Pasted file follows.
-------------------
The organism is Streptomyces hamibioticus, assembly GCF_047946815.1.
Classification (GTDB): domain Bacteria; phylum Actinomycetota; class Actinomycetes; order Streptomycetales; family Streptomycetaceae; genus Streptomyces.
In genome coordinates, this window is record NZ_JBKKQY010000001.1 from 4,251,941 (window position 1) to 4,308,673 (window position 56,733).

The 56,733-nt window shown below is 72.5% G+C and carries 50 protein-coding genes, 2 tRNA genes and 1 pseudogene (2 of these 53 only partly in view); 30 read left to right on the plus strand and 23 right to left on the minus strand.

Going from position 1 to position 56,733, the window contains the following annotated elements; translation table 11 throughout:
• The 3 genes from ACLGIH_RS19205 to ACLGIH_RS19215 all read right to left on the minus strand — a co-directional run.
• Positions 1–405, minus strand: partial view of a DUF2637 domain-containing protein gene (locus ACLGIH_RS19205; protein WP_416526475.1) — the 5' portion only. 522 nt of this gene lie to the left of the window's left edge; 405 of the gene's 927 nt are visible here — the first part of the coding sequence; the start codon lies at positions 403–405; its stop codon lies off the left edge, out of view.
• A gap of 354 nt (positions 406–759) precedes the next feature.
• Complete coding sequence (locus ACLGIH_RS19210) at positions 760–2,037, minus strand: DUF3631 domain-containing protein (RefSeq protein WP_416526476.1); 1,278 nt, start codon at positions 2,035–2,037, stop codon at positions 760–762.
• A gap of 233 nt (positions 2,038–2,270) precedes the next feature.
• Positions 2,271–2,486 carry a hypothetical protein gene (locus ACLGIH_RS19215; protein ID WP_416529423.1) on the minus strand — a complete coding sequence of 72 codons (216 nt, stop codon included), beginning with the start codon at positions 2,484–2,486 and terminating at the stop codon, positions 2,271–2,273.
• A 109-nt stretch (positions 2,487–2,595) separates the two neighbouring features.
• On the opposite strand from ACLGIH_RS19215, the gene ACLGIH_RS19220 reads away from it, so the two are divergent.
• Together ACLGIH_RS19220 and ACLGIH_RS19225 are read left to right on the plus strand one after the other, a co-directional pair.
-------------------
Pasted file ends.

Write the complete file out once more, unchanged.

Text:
The organism is Streptomyces hamibioticus, assembly GCF_047946815.1.
Classification (GTDB): domain Bacteria; phylum Actinomycetota; class Actinomycetes; order Streptomycetales; family Streptomycetaceae; genus Streptomyces.
In genome coordinates, this window is record NZ_JBKKQY010000001.1 from 4,251,941 (window position 1) to 4,308,673 (window position 56,733).

The 56,733-nt window shown below is 72.5% G+C and carries 50 protein-coding genes, 2 tRNA genes and 1 pseudogene (2 of these 53 only partly in view); 30 read left to right on the plus strand and 23 right to left on the minus strand.

Going from position 1 to position 56,733, the window contains the following annotated elements; translation table 11 throughout:
• The 3 genes from ACLGIH_RS19205 to ACLGIH_RS19215 all read right to left on the minus strand — a co-directional run.
• Positions 1–405, minus strand: partial view of a DUF2637 domain-containing protein gene (locus ACLGIH_RS19205; protein WP_416526475.1) — the 5' portion only. 522 nt of this gene lie to the left of the window's left edge; 405 of the gene's 927 nt are visible here — the first part of the coding sequence; the start codon lies at positions 403–405; its stop codon lies off the left edge, out of view.
• A gap of 354 nt (positions 406–759) precedes the next feature.
• Complete coding sequence (locus ACLGIH_RS19210) at positions 760–2,037, minus strand: DUF3631 domain-containing protein (RefSeq protein WP_416526476.1); 1,278 nt, start codon at positions 2,035–2,037, stop codon at positions 760–762.
• A gap of 233 nt (positions 2,038–2,270) precedes the next feature.
• Positions 2,271–2,486 carry a hypothetical protein gene (locus ACLGIH_RS19215; protein ID WP_416529423.1) on the minus strand — a complete coding sequence of 72 codons (216 nt, stop codon included), beginning with the start codon at positions 2,484–2,486 and terminating at the stop codon, positions 2,271–2,273.
• A 109-nt stretch (positions 2,487–2,595) separates the two neighbouring features.
• On the opposite strand from ACLGIH_RS19215, the gene ACLGIH_RS19220 reads away from it, so the two are divergent.
• Together ACLGIH_RS19220 and ACLGIH_RS19225 are read left to right on the plus strand one after the other, a co-directional pair.